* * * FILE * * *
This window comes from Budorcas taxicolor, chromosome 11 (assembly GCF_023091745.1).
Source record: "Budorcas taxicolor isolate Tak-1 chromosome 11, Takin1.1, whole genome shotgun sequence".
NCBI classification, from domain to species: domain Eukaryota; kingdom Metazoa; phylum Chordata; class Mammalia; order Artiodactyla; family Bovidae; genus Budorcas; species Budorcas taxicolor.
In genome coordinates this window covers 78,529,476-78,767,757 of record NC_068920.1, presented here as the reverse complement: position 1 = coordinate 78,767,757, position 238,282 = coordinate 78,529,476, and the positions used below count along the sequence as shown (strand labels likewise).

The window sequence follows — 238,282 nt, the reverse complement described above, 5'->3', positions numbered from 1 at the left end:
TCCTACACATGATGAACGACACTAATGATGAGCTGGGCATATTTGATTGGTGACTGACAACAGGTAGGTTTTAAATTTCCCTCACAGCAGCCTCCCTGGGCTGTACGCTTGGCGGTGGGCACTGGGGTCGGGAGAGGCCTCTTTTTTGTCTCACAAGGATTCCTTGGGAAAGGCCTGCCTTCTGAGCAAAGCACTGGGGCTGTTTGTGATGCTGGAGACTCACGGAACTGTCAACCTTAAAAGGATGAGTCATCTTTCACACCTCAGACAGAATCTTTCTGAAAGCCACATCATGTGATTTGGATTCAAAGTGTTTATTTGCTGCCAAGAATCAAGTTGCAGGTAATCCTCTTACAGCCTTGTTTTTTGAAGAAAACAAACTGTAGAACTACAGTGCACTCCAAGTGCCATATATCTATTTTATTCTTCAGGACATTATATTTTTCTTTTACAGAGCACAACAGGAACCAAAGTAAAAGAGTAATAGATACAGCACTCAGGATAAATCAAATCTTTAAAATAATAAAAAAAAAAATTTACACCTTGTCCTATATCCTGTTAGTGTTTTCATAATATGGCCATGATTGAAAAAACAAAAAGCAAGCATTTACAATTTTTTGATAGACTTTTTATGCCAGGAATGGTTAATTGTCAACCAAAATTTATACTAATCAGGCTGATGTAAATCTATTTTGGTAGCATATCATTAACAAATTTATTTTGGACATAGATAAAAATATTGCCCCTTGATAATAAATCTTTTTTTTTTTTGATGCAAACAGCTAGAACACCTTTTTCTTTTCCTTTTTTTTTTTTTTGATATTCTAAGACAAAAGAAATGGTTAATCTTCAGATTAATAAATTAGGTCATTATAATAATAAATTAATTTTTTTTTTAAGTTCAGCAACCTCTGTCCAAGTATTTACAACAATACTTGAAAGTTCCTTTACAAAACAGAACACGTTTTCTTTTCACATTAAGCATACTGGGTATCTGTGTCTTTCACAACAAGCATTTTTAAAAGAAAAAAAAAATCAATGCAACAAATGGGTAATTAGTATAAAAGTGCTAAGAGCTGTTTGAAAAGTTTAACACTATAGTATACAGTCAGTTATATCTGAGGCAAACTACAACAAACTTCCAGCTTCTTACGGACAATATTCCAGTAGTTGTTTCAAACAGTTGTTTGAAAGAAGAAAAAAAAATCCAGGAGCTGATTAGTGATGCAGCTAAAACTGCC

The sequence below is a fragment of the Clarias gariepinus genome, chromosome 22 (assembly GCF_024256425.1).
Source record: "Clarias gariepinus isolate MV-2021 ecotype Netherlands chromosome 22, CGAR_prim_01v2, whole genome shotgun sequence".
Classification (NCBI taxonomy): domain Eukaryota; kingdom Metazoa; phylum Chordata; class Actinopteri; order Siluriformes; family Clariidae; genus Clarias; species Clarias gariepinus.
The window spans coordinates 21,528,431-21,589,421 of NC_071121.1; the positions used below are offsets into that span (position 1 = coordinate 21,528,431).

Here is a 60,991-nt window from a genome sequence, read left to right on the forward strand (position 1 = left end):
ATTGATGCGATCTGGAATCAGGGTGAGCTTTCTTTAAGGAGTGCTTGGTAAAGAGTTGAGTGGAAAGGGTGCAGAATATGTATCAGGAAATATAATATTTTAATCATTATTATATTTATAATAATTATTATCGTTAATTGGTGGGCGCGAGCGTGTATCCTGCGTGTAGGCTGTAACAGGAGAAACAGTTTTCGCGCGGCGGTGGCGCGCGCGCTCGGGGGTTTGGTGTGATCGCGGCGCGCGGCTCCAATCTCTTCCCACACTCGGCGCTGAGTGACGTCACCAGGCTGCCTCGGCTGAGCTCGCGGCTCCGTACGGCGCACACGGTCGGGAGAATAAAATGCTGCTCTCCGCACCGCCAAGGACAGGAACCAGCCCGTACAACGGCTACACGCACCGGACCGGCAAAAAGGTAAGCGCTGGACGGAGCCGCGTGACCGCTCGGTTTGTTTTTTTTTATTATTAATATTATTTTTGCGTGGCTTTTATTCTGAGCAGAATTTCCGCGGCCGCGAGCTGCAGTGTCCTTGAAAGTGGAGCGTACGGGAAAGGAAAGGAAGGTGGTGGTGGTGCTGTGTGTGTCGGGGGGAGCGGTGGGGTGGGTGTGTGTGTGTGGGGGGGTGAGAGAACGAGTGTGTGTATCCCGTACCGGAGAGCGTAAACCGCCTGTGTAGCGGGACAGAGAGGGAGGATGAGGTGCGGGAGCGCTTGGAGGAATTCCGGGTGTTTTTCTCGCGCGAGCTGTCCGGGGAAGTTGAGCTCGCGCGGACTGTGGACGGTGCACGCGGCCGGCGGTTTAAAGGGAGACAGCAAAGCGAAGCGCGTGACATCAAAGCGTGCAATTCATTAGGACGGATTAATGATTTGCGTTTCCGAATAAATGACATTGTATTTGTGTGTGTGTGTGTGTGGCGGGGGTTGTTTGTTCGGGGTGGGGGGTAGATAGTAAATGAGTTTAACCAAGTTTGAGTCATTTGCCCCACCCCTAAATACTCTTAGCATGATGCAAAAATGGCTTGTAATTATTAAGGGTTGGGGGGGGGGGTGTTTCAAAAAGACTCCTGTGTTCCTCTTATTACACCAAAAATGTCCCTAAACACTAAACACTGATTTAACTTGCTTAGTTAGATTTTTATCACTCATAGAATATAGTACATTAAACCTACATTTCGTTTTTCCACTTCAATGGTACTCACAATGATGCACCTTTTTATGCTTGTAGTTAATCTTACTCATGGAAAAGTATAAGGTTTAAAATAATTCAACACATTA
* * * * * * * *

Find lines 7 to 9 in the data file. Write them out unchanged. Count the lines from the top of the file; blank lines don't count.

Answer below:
The sequence below is a fragment of the Clarias gariepinus genome, chromosome 22 (assembly GCF_024256425.1).
Source record: "Clarias gariepinus isolate MV-2021 ecotype Netherlands chromosome 22, CGAR_prim_01v2, whole genome shotgun sequence".
Classification (NCBI taxonomy): domain Eukaryota; kingdom Metazoa; phylum Chordata; class Actinopteri; order Siluriformes; family Clariidae; genus Clarias; species Clarias gariepinus.